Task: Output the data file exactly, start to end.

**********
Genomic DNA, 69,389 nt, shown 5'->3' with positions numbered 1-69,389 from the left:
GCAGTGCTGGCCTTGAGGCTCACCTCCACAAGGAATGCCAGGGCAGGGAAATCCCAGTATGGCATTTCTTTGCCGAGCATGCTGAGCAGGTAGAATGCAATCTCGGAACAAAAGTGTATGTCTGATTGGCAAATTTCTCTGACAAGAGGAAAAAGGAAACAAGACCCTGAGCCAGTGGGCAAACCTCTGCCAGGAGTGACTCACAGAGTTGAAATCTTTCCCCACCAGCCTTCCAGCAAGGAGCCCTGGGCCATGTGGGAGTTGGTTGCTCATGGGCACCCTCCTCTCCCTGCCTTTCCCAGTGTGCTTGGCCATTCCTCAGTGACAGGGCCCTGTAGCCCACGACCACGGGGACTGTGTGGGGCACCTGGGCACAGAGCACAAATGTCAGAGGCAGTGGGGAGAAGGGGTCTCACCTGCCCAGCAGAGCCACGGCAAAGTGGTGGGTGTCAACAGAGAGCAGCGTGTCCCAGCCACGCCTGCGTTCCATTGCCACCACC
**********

Genomic DNA, 69,389 nt, shown 5'->3' with positions numbered 1-69,389 from the left:
GCAGTGCTGGCCTTGAGGCTCACCTCCACAAGGAATGCCAGGGCAGGGAAATCCCAGTATGGCATTTCTTTGCCGAGCATGCTGAGCAGGTAGAATGCAATCTCGGAACAAAAGTGTATGTCTGATTGGCAAATTTCTCTGACAAGAGGAAAAAGGAAACAAGACCCTGAGCCAGTGGGCAAACCTCTGCCAGGAGTGACTCACAGAGTTGAAATCTTTCCCCACCAGCCTTCCAGCAAGGAGCCCTGGGCCATGTGGGAGTTGGTTGCTCATGGGCACCCTCCTCTCCCTGCCTTTCCCAGTGTGCTTGGCCATTCCTCAGTGACAGGGCCCTGTAGCCCACGACCACGGGGACTGTGTGGGGCACCTGGGCACAGAGCACAAATGTCAGAGGCAGTGGGGAGAAGGGGTCTCACCTGCCCAGCAGAGCCACGGCAAAGTGGTGGGTGTCAACAGAGAGCAGCGTGTCCCAGCCACGCCTGCGTTCCATTGCCACCACC